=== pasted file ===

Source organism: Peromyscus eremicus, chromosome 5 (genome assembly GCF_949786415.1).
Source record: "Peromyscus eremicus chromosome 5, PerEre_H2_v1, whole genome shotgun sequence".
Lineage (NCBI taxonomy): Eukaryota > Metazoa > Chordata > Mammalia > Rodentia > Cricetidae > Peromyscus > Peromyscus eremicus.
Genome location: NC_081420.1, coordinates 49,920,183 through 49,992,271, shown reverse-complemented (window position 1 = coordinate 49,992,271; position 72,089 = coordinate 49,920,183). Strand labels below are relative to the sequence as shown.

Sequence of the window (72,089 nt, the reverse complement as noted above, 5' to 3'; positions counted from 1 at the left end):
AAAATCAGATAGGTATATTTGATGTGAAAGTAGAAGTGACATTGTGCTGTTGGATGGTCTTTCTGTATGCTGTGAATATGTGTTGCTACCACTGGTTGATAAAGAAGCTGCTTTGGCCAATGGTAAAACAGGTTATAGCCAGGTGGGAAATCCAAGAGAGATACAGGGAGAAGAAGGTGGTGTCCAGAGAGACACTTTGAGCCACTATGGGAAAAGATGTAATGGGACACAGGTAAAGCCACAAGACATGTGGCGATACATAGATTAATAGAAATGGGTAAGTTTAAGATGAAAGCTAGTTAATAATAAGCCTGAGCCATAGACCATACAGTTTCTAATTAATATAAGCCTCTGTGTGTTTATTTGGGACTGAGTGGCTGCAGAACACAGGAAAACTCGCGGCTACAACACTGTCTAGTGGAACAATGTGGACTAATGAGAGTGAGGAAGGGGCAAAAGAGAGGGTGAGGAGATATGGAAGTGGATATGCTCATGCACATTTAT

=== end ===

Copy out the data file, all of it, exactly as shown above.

Source organism: Peromyscus eremicus, chromosome 5 (genome assembly GCF_949786415.1).
Source record: "Peromyscus eremicus chromosome 5, PerEre_H2_v1, whole genome shotgun sequence".
Lineage (NCBI taxonomy): Eukaryota > Metazoa > Chordata > Mammalia > Rodentia > Cricetidae > Peromyscus > Peromyscus eremicus.
Genome location: NC_081420.1, coordinates 49,920,183 through 49,992,271, shown reverse-complemented (window position 1 = coordinate 49,992,271; position 72,089 = coordinate 49,920,183). Strand labels below are relative to the sequence as shown.

Sequence of the window (72,089 nt, the reverse complement as noted above, 5' to 3'; positions counted from 1 at the left end):
AAAATCAGATAGGTATATTTGATGTGAAAGTAGAAGTGACATTGTGCTGTTGGATGGTCTTTCTGTATGCTGTGAATATGTGTTGCTACCACTGGTTGATAAAGAAGCTGCTTTGGCCAATGGTAAAACAGGTTATAGCCAGGTGGGAAATCCAAGAGAGATACAGGGAGAAGAAGGTGGTGTCCAGAGAGACACTTTGAGCCACTATGGGAAAAGATGTAATGGGACACAGGTAAAGCCACAAGACATGTGGCGATACATAGATTAATAGAAATGGGTAAGTTTAAGATGAAAGCTAGTTAATAATAAGCCTGAGCCATAGACCATACAGTTTCTAATTAATATAAGCCTCTGTGTGTTTATTTGGGACTGAGTGGCTGCAGAACACAGGAAAACTCGCGGCTACAACACTGTCTAGTGGAACAATGTGGACTAATGAGAGTGAGGAAGGGGCAAAAGAGAGGGTGAGGAGATATGGAAGTGGATATGCTCATGCACATTTAT